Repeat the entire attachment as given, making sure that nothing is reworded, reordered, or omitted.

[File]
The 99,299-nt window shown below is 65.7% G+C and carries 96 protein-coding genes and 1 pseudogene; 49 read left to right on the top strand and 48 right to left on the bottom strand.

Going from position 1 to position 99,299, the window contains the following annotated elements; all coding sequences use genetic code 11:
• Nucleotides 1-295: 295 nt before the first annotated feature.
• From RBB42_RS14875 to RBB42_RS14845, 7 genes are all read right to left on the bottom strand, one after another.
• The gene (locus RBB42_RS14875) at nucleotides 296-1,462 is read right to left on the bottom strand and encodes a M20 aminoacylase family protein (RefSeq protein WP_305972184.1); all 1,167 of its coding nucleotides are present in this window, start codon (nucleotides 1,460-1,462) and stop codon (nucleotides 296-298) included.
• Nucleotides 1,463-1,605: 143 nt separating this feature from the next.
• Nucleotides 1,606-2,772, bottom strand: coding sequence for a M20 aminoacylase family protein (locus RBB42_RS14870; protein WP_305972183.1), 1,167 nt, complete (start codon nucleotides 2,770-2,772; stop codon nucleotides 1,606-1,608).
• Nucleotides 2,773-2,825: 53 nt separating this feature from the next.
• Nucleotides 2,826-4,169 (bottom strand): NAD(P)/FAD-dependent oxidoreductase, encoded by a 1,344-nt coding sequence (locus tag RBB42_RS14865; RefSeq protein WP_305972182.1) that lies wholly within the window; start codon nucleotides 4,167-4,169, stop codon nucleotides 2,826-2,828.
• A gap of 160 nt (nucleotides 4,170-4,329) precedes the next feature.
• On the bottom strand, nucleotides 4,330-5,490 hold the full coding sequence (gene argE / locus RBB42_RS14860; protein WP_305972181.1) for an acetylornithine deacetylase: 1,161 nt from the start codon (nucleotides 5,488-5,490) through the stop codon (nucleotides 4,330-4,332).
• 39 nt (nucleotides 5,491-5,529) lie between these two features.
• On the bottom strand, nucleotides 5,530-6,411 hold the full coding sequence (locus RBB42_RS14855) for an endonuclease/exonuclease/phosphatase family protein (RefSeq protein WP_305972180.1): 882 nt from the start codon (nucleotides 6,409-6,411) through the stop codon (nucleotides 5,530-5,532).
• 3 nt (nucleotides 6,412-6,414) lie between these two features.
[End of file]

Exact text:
The 99,299-nt window shown below is 65.7% G+C and carries 96 protein-coding genes and 1 pseudogene; 49 read left to right on the top strand and 48 right to left on the bottom strand.

Going from position 1 to position 99,299, the window contains the following annotated elements; all coding sequences use genetic code 11:
• Nucleotides 1-295: 295 nt before the first annotated feature.
• From RBB42_RS14875 to RBB42_RS14845, 7 genes are all read right to left on the bottom strand, one after another.
• The gene (locus RBB42_RS14875) at nucleotides 296-1,462 is read right to left on the bottom strand and encodes a M20 aminoacylase family protein (RefSeq protein WP_305972184.1); all 1,167 of its coding nucleotides are present in this window, start codon (nucleotides 1,460-1,462) and stop codon (nucleotides 296-298) included.
• Nucleotides 1,463-1,605: 143 nt separating this feature from the next.
• Nucleotides 1,606-2,772, bottom strand: coding sequence for a M20 aminoacylase family protein (locus RBB42_RS14870; protein WP_305972183.1), 1,167 nt, complete (start codon nucleotides 2,770-2,772; stop codon nucleotides 1,606-1,608).
• Nucleotides 2,773-2,825: 53 nt separating this feature from the next.
• Nucleotides 2,826-4,169 (bottom strand): NAD(P)/FAD-dependent oxidoreductase, encoded by a 1,344-nt coding sequence (locus tag RBB42_RS14865; RefSeq protein WP_305972182.1) that lies wholly within the window; start codon nucleotides 4,167-4,169, stop codon nucleotides 2,826-2,828.
• A gap of 160 nt (nucleotides 4,170-4,329) precedes the next feature.
• On the bottom strand, nucleotides 4,330-5,490 hold the full coding sequence (gene argE / locus RBB42_RS14860; protein WP_305972181.1) for an acetylornithine deacetylase: 1,161 nt from the start codon (nucleotides 5,488-5,490) through the stop codon (nucleotides 4,330-4,332).
• 39 nt (nucleotides 5,491-5,529) lie between these two features.
• On the bottom strand, nucleotides 5,530-6,411 hold the full coding sequence (locus RBB42_RS14855) for an endonuclease/exonuclease/phosphatase family protein (RefSeq protein WP_305972180.1): 882 nt from the start codon (nucleotides 6,409-6,411) through the stop codon (nucleotides 5,530-5,532).
• 3 nt (nucleotides 6,412-6,414) lie between these two features.